Canna is a genus of perennial subtropical flowering plants grown from underground bulbs or, more precisely, rhizomes. Cannas flower in summer atop tall, rigid stalks with thin, spear-shaped foliage. Cannas grow year round in warmer climes and need to be trimmed back each year in cooler climes when the flowers and foliage fade.
Trim back spent canna flower stalks after the flowers at the top wilt and die back only if the plant is so untidy looking that it mars the appearance of the plant or garden. Use loppers to cut the stalk down at the crown of the plant between the leaves a few inches above the soil.
Trim all of the spent flower stalks and dying foliage in the late fall or winter. Using loppers, trim the plant down to the crown just a few inches above the soil. Leaving the dying foliage in place for a few weeks or a month will allow the plant nutrients remaining in the top foliage to be redirected back into the underground rhizome to support the following seasons' bloom.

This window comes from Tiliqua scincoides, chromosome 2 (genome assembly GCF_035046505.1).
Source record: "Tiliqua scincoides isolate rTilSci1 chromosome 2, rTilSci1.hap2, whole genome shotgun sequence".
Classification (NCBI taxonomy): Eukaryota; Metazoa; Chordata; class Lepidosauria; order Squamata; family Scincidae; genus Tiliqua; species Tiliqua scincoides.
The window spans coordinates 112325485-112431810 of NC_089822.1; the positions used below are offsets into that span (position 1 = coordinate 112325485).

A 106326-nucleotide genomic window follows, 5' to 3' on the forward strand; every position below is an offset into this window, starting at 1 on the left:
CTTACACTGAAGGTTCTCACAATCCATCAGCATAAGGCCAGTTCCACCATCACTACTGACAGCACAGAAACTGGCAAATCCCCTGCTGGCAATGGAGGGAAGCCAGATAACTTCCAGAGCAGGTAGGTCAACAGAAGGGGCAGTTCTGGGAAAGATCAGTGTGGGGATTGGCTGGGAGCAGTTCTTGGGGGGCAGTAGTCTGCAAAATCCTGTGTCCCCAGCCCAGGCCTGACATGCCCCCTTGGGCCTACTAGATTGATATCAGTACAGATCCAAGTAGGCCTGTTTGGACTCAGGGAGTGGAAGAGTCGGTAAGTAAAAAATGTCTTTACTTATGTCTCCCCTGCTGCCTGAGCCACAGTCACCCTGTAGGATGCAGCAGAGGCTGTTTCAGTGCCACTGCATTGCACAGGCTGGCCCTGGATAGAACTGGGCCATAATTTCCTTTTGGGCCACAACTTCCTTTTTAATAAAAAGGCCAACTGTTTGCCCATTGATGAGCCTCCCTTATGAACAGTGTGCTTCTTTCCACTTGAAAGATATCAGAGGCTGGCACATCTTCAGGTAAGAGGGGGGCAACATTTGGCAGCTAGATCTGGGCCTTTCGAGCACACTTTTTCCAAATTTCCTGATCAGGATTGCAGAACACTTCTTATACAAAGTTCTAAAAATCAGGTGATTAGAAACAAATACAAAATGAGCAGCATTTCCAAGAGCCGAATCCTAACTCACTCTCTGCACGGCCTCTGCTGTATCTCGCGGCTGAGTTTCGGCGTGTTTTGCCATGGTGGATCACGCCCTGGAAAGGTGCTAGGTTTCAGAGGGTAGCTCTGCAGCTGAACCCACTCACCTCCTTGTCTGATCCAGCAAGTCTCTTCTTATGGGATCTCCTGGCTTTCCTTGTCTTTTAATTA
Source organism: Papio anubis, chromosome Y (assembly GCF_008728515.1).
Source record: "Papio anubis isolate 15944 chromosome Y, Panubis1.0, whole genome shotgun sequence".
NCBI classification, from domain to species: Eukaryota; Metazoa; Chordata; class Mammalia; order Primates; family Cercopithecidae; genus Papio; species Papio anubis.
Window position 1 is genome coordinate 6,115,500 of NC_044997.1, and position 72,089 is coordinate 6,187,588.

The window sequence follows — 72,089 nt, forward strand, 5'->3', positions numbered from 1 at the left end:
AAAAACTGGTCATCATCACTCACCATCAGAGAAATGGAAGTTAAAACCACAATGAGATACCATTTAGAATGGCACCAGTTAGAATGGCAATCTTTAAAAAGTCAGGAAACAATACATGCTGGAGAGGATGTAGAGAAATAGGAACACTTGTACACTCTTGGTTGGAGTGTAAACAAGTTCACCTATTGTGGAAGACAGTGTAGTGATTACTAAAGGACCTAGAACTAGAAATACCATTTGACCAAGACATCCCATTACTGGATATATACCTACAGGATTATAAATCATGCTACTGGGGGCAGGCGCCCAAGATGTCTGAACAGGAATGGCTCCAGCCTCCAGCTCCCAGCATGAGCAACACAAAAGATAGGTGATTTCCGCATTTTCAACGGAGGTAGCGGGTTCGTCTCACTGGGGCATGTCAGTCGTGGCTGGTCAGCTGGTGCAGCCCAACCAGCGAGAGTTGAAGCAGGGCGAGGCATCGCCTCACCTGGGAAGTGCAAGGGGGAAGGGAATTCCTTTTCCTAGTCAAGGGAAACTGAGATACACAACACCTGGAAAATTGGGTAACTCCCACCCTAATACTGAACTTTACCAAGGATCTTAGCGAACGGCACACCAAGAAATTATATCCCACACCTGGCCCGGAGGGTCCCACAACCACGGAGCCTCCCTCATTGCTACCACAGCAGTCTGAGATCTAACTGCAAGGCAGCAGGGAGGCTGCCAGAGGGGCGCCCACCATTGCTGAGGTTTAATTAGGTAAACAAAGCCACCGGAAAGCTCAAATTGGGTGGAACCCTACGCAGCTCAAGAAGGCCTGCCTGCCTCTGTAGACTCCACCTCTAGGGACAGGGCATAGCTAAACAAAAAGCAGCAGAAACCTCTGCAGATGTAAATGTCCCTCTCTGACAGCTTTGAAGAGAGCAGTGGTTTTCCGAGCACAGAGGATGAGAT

Harvest fresh canna flowers with secateurs at their peak of bloom for use in cut flower arrangements during the summer. Cut the flower stalks down to the base of the plant, trim to fit the vase and place into tepid water immediately.